Sweet wines, once the most consumed type of wines have been falling in popularity for decades.
Sauternes, Barsacs, Sherries, Ports, sweeter German wines and their replicants around the world once made up substantial parts of winemakers' incomes. The reasons for this were many and included the fact that the sweeter wines kept better and longer, dining was longer and included desserts and dessert wines, the taxman wasn't as greedy and sweet wines can mask a myriad of winemaking faults.
Nowadays, with faster life-styles and a new calorie-consciousness, sweet wines are generally out of favour much to the consternation of traditional producers who are looking at new ways of marketing them ..... but that's another story.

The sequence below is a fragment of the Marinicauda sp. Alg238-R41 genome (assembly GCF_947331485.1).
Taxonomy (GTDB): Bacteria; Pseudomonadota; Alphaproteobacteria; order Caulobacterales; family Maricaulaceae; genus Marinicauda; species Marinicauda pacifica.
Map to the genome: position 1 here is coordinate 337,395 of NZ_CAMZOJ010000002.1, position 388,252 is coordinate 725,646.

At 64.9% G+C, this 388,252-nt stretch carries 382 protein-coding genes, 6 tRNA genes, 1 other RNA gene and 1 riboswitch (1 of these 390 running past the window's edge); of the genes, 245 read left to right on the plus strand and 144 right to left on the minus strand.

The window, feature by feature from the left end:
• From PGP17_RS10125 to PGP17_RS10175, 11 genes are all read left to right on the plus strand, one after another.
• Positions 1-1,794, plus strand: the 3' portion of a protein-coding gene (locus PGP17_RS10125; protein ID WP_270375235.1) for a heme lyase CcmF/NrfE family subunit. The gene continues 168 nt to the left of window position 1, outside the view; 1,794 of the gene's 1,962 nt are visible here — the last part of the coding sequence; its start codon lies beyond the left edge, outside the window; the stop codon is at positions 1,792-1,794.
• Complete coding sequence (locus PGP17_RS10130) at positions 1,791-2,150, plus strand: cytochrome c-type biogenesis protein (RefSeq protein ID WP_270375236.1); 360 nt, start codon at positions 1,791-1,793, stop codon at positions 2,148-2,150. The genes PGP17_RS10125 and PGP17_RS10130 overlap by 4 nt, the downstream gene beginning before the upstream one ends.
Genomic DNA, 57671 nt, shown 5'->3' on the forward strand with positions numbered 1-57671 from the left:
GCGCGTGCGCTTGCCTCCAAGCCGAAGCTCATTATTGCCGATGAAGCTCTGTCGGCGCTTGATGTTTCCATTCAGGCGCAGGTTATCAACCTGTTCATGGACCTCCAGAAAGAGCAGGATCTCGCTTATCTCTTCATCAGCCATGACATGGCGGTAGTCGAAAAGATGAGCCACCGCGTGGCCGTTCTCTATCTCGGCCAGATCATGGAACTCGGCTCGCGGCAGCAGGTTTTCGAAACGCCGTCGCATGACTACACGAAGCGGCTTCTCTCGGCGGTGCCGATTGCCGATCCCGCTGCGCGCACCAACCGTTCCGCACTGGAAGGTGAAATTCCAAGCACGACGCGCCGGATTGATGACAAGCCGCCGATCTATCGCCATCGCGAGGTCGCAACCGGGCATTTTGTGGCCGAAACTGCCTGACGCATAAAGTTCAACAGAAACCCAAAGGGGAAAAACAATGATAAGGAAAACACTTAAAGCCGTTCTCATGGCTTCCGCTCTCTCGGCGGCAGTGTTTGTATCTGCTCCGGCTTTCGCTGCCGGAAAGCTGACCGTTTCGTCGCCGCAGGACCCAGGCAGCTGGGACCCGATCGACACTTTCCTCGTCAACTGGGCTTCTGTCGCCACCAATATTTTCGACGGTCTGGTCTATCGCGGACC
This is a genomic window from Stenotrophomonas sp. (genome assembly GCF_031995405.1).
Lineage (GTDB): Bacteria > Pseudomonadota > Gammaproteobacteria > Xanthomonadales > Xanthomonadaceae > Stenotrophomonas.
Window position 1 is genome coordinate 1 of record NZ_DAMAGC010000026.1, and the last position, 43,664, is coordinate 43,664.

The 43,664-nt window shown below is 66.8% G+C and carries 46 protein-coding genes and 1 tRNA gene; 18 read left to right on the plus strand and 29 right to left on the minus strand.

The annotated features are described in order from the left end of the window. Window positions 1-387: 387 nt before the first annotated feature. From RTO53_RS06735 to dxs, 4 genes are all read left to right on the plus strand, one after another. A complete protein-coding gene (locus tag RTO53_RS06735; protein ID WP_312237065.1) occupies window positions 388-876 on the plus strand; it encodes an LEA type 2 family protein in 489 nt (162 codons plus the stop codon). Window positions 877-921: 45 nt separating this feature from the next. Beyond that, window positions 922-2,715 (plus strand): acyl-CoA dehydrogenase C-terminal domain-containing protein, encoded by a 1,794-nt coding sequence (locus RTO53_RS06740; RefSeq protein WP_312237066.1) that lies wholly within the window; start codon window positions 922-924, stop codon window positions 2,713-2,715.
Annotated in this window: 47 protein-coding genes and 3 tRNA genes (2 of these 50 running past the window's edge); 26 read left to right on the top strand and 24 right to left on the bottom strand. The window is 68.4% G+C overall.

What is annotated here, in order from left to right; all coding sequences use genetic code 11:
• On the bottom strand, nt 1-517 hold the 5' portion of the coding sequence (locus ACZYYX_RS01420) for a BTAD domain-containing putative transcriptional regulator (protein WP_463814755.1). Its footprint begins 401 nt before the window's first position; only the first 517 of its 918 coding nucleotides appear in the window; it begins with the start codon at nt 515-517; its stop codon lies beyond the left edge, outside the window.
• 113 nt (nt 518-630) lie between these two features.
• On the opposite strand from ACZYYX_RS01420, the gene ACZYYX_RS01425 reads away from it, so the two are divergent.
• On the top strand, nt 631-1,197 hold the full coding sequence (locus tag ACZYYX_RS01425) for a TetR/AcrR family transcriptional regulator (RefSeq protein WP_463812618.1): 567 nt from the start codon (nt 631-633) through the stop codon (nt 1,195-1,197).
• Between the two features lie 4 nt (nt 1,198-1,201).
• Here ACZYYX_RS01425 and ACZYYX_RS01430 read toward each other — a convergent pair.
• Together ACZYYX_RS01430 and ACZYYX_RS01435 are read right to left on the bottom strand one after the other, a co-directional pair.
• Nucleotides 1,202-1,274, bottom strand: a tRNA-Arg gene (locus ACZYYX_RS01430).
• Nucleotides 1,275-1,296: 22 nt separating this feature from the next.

Last night, in celebration of our move to Canada soon we opened a bottle of a sweet Canadian wine that I've had in the cellar for some time. The wine is Inniskillin 2002 Gold Reserve Vidal Icewine.
Inniskillin is a producer based at Niagara.
Vidal is a Canadian grape varietal. Icewine is a style of wine made from frozen (on the vine) grapes.
To be honest I was thinking that I'd left the wine in the cellar for too long as I do with most of the sweet wines we have but I was really surprised. The wine has a rich, golden colour but is still bright. The aroma is full of honey and butterscotch notes and the flavour - delicious. It is all honey, butterscotch and tropical fruits with a hint of apricot kernel. Marvellous and a great teaser for our adventure.